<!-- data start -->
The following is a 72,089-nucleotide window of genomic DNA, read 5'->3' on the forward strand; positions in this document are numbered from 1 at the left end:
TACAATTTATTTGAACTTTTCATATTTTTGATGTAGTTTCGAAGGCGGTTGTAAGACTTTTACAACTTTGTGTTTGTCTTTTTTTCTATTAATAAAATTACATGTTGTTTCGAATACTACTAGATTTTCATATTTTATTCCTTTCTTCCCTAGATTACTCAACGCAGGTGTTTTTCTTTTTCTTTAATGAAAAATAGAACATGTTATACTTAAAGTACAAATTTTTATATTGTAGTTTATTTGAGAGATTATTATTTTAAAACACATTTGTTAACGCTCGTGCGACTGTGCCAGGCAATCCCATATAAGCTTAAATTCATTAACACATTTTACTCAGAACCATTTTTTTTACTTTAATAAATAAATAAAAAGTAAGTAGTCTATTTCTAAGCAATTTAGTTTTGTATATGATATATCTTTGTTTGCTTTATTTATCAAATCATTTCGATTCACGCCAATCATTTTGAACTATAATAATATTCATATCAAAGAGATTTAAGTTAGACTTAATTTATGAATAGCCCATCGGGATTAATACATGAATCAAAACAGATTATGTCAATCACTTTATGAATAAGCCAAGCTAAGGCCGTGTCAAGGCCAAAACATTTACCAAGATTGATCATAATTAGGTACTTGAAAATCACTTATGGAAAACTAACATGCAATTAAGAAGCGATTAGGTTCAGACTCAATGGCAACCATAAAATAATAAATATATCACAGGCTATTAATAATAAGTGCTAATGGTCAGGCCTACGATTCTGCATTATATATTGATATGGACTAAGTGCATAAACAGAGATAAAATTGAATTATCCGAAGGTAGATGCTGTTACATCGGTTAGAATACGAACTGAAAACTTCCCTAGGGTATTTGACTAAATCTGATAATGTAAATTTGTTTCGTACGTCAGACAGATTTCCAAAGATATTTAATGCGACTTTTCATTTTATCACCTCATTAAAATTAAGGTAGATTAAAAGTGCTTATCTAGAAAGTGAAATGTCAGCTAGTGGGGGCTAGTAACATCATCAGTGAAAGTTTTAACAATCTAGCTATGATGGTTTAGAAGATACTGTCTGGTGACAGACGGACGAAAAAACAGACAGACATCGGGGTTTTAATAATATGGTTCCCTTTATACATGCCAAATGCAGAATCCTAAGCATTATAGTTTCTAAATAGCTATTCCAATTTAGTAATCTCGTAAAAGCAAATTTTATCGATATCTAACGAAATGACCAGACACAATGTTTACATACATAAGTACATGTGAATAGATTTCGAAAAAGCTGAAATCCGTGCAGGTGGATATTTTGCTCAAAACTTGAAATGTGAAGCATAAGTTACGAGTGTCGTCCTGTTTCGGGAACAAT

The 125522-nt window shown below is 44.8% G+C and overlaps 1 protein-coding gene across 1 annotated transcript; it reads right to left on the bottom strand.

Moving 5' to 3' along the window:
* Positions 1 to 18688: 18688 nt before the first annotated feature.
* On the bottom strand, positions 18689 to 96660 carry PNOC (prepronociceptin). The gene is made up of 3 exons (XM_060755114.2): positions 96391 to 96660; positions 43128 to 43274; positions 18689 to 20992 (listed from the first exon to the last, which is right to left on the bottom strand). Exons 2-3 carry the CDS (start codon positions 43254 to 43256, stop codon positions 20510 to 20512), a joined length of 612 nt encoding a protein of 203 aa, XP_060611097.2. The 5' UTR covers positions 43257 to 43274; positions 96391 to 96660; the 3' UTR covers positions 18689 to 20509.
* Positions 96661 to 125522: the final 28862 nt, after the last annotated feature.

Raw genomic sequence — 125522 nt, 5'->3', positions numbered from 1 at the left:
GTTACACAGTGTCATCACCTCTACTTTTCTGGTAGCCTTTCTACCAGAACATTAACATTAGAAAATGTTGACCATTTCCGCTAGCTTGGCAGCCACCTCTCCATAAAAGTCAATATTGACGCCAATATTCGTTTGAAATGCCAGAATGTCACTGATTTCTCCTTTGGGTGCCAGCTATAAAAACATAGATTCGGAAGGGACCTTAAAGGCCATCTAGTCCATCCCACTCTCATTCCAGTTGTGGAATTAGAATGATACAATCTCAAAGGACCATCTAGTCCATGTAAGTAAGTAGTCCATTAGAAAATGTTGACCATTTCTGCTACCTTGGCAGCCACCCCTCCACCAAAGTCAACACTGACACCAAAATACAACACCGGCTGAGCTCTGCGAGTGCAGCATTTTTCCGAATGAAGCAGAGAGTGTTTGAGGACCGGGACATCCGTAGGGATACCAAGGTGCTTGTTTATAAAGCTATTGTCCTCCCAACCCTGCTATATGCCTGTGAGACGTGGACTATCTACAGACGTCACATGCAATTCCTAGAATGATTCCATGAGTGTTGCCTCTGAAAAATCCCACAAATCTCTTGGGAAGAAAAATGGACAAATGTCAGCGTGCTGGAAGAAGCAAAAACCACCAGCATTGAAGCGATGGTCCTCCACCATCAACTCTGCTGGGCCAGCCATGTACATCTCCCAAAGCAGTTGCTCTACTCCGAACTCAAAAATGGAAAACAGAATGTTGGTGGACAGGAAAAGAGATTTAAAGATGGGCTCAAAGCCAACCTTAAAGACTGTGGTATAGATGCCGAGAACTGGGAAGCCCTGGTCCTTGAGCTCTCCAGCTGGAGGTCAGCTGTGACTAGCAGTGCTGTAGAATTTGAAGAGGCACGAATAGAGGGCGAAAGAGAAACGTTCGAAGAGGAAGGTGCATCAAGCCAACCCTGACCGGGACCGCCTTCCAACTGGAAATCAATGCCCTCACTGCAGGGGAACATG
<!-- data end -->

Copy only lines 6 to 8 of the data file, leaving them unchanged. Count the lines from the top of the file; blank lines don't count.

* On the bottom strand, positions 18689 to 96660 carry PNOC (prepronociceptin). The gene is made up of 3 exons (XM_060755114.2): positions 96391 to 96660; positions 43128 to 43274; positions 18689 to 20992 (listed from the first exon to the last, which is right to left on the bottom strand). Exons 2-3 carry the CDS (start codon positions 43254 to 43256, stop codon positions 20510 to 20512), a joined length of 612 nt encoding a protein of 203 aa, XP_060611097.2. The 5' UTR covers positions 43257 to 43274; positions 96391 to 96660; the 3' UTR covers positions 18689 to 20509.
* Positions 96661 to 125522: the final 28862 nt, after the last annotated feature.

Raw genomic sequence — 125522 nt, 5'->3', positions numbered from 1 at the left: